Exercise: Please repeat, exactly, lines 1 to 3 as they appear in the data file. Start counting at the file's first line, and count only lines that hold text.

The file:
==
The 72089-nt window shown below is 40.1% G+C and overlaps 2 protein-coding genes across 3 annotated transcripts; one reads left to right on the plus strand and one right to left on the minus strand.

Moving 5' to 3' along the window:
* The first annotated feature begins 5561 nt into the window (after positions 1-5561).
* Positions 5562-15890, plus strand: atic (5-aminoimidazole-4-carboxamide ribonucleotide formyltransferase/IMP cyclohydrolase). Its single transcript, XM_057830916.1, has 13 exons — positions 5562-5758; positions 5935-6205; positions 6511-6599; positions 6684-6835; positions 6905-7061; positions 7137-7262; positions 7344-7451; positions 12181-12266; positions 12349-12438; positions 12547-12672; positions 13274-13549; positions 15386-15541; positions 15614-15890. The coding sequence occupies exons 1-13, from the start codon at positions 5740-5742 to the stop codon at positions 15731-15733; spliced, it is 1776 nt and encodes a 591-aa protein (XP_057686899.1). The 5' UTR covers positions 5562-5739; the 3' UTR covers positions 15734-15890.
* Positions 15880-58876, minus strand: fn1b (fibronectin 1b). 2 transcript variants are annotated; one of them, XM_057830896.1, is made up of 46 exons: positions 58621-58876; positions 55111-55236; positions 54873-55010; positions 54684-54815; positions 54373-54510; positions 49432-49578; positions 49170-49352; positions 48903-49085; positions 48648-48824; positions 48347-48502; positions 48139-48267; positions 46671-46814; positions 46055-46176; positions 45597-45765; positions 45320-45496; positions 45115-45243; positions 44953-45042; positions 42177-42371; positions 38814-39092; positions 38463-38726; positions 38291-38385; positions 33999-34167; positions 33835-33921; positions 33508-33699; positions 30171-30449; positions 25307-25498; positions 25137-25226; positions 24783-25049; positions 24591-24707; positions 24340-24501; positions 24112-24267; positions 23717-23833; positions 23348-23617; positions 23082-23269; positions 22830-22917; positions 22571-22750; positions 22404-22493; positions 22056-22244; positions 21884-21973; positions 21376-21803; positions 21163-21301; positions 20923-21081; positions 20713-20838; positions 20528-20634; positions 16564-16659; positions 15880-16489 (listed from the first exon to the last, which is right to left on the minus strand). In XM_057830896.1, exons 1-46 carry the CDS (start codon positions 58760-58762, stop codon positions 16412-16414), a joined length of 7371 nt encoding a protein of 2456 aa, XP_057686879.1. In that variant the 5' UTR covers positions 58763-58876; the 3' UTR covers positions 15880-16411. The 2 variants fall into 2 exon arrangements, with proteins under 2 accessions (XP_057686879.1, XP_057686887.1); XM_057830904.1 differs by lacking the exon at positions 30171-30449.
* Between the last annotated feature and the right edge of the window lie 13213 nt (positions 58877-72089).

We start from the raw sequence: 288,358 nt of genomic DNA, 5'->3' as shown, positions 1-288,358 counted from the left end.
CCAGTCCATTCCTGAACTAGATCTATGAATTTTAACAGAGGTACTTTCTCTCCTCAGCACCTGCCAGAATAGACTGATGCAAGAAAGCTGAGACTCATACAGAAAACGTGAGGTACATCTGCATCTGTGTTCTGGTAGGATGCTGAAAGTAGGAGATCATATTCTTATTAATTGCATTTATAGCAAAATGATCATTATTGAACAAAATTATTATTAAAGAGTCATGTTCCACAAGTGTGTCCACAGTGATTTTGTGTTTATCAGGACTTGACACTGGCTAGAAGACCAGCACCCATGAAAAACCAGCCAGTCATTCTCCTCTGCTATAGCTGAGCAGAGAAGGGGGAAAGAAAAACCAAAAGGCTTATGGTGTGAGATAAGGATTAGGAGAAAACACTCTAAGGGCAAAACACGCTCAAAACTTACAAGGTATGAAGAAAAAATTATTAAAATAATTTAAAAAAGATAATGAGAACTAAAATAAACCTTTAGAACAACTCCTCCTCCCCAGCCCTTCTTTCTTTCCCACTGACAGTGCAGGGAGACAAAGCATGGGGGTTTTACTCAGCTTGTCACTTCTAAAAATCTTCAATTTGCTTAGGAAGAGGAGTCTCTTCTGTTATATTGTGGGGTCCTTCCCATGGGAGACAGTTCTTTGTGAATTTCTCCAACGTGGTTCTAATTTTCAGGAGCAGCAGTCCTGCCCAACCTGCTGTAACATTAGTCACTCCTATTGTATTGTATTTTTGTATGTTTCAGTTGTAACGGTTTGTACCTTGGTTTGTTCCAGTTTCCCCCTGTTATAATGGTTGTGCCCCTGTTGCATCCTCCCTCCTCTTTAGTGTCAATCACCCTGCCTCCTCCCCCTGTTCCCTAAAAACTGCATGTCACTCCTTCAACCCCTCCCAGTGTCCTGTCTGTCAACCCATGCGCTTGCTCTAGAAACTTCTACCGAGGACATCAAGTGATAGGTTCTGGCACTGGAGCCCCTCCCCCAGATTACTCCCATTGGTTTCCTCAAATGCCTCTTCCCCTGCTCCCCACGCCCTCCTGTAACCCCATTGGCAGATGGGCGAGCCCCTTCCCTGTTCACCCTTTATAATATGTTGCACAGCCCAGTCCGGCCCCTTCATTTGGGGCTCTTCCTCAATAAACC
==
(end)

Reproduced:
The 72089-nt window shown below is 40.1% G+C and overlaps 2 protein-coding genes across 3 annotated transcripts; one reads left to right on the plus strand and one right to left on the minus strand.

Moving 5' to 3' along the window:
* The first annotated feature begins 5561 nt into the window (after positions 1-5561).